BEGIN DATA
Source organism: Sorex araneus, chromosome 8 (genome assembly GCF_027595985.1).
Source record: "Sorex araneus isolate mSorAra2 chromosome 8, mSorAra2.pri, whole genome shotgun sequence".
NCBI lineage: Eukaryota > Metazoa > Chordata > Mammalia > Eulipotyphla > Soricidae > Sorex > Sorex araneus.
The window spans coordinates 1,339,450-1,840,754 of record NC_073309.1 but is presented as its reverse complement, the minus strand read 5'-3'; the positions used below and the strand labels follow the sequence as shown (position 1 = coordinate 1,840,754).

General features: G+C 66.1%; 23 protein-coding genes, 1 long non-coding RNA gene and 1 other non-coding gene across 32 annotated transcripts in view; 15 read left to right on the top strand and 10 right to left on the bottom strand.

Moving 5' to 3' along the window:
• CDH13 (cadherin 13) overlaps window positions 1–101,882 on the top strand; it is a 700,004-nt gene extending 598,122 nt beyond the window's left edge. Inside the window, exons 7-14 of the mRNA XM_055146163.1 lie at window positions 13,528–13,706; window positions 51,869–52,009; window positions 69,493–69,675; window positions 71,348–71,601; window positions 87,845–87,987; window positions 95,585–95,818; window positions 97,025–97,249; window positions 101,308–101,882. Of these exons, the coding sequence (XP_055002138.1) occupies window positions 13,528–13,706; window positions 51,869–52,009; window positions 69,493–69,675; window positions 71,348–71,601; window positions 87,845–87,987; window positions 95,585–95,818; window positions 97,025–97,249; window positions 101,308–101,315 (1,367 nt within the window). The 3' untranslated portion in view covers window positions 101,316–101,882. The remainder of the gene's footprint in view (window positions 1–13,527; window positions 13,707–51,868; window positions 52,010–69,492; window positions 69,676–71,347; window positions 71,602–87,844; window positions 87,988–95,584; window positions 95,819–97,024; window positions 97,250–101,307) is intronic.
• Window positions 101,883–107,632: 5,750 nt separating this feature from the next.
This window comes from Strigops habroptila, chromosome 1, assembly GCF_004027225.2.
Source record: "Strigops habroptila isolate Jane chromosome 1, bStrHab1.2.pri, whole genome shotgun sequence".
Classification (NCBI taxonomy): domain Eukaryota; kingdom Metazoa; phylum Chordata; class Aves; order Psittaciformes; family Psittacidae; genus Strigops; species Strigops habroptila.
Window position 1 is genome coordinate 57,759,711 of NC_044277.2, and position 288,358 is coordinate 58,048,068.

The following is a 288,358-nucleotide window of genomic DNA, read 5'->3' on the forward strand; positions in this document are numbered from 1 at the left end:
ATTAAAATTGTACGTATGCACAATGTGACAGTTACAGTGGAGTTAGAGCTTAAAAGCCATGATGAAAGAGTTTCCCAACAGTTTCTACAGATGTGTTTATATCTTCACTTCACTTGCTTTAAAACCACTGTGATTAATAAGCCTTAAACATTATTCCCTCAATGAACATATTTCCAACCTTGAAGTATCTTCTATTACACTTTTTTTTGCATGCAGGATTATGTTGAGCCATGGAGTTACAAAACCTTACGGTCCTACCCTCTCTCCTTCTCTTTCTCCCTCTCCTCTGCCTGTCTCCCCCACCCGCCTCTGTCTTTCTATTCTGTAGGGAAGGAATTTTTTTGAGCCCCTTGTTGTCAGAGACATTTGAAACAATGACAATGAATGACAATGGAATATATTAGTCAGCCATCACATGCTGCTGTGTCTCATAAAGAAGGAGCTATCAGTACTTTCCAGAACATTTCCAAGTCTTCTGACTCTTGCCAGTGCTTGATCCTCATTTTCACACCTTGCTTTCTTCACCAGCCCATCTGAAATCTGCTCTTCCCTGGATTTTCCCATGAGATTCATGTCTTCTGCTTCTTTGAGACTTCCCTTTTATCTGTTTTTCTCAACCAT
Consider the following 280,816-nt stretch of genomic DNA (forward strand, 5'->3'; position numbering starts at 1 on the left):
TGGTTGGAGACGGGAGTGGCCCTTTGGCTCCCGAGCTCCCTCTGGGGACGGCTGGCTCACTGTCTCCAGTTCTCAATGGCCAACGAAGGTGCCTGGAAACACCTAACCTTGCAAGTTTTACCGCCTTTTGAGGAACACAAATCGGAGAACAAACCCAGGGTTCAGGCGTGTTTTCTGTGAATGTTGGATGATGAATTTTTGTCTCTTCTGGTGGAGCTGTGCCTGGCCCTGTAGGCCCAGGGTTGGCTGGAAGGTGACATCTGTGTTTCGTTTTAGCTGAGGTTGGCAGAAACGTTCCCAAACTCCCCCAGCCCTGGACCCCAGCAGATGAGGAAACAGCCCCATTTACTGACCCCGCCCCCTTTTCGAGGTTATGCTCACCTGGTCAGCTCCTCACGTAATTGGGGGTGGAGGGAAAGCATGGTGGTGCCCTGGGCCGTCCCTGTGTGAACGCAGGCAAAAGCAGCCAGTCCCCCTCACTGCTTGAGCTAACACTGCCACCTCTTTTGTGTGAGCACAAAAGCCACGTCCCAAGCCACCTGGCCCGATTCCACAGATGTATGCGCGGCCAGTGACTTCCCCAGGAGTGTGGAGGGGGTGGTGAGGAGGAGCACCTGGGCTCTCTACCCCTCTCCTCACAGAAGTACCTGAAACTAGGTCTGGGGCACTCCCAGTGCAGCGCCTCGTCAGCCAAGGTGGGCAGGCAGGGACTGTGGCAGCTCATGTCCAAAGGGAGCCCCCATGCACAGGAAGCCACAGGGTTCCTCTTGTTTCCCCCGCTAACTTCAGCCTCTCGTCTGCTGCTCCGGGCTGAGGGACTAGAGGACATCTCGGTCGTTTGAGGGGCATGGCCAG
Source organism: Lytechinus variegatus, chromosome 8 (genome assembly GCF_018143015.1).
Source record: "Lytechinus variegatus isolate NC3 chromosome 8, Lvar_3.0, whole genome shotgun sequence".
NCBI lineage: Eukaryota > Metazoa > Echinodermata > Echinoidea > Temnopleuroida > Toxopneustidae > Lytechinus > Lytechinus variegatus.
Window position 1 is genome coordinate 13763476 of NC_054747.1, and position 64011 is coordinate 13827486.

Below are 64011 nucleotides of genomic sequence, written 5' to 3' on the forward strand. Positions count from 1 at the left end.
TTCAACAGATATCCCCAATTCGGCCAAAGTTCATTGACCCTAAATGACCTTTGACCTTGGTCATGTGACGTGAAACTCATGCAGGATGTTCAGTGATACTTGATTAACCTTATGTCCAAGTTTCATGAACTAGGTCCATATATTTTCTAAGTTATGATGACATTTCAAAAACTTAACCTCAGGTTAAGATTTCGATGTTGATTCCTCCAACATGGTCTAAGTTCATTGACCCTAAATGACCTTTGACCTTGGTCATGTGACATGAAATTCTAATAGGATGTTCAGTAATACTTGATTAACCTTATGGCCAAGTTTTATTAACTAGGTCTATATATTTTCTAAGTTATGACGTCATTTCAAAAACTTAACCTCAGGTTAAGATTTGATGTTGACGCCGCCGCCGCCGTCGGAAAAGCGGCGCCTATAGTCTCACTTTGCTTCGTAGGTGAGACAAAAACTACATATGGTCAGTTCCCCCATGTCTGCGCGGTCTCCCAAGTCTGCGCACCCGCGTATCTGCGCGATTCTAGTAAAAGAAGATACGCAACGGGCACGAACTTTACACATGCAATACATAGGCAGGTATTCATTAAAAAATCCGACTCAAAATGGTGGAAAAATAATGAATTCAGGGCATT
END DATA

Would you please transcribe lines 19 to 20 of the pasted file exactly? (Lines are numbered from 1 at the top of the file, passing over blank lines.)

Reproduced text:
NCBI lineage: Eukaryota > Metazoa > Echinodermata > Echinoidea > Temnopleuroida > Toxopneustidae > Lytechinus > Lytechinus variegatus.
Window position 1 is genome coordinate 13763476 of NC_054747.1, and position 64011 is coordinate 13827486.